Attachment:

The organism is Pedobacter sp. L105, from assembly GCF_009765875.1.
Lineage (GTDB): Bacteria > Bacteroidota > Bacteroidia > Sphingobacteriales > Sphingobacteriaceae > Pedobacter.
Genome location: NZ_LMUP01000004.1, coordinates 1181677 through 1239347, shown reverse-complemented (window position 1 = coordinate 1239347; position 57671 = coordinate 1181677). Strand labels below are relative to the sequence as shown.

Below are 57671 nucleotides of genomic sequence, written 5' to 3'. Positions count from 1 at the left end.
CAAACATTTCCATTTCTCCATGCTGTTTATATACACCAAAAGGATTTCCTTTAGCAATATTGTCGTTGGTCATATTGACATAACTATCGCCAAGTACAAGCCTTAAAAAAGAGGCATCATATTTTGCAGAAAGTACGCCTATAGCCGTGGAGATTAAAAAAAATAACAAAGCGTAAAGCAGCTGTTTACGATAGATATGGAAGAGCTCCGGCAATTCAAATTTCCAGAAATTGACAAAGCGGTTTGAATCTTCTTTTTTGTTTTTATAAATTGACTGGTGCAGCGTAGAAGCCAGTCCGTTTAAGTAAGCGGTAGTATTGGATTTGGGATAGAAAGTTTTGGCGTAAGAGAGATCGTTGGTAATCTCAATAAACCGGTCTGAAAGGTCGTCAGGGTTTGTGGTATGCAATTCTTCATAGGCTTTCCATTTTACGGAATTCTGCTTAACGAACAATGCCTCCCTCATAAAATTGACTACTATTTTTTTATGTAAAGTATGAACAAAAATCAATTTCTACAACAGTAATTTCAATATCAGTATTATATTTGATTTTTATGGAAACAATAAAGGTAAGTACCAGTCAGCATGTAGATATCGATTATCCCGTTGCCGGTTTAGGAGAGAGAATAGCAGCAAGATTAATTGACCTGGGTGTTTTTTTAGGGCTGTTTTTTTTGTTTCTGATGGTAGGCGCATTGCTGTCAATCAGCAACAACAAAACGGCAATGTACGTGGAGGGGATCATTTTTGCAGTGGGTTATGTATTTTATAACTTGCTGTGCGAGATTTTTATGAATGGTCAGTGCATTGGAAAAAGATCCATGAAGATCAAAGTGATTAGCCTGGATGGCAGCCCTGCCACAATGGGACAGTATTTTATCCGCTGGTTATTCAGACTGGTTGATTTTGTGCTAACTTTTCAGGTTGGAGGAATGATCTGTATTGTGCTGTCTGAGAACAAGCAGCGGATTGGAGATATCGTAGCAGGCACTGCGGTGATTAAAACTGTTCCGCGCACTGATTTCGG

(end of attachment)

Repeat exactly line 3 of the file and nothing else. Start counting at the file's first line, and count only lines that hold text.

Genome location: NZ_LMUP01000004.1, coordinates 1181677 through 1239347, shown reverse-complemented (window position 1 = coordinate 1239347; position 57671 = coordinate 1181677). Strand labels below are relative to the sequence as shown.